A PowerPivot workbook deployed to SharePoint 2010 becomes extra powerfull because it enables you to use it as a “information source” for all other reports (wether they be reporting services report using “Odata feeds” or “Excel services” reports). One important feature to configure when you want to use PowerPivot as a “information source” is the feature to schedule data refreshes.
As some of you know that feauture is available, well… sort of. The “out – of – the – box” data refresh feature does not support intervals smaller then one day. I have several business scenario’s in which it is required that the information is near real – time (like every 5, 10 or 15 minutes).
Determined to find a way I consulted our local incompany SharePoint Guru and low and behold.. we found a solution. Here it comes.
First, getting lost
Being the “hackers” we are 😉 we re-enginered the dll responsible for handling data refreshes (when I say we, I mean my colleague. I mostly sat next to him looking pretty). From my point of view it was like looking at a ping – pong game, hopping from one class to the other. After some minutes (we are of the impatient type) we thought we would never find it.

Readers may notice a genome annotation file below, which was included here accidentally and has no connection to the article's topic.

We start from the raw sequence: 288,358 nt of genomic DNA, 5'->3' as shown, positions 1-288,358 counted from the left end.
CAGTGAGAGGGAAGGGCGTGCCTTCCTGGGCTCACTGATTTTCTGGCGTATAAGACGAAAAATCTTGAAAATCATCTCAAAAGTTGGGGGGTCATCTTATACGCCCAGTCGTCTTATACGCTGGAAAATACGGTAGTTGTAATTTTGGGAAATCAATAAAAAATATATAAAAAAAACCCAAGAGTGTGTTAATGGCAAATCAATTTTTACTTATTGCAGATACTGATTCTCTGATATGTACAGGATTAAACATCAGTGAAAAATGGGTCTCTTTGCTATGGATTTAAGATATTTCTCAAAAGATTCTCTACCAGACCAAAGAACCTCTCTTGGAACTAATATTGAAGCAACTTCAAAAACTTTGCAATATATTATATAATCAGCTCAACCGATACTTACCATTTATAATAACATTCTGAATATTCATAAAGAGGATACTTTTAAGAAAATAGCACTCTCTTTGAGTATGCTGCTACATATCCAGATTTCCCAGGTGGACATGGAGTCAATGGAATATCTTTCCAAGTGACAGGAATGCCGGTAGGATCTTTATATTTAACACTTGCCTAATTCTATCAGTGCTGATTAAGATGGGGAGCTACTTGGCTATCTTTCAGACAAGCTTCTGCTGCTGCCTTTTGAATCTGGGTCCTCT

Then, someone got smart
During our hopping journey we did see calls being made to the database. My colleague suggested to have a look in the PowerPivot application database on the SQL Server… We found the holy grail!
We found several tables of which the following are usefull, at least to our knowledge:
The “Items” table holds each published PowerPivot workbook. The “Runs” tables holds the PowerPivot scheduled refreshes. In short; when adding a PowerPivot workbook registered in the “Items” table to the “Runs” table with status “W” (waiting) it will be run the next time the SharePoint job scans the table.
So, guess what we did. We made a stored proc and a SQL job to schedule a custom data refresh every 10 minutes (which could be any interval since we use the schedule of the SQL job). The result is shown below:
- Keep the “Runs” table small. there is a maximum of records it can hold. I made sure that with every run it also made sure that there are maximum of 10 entries.
- Make sure no other entry of the same PowerPivot workbook exists with status “W” or “Q”, if so cancel it and set its status value to “C”. (See the DataRefresh.RunResults table for details).
- The “Items” table not only contains the PowerPivot workbook entry but also meta data like the application server on which it is deployed. Copying this entry to the “Runs” table means “hard coding” on which application server the data refresh is run.
Do not try this at home, well at least not untested!
The solution described here is NOT SUPPORTED BY MICROSOFT. Be aware of the fact that it is a “hack“. We are planning on implementing a more elegant and “supported” way using the SharePoint Object Model.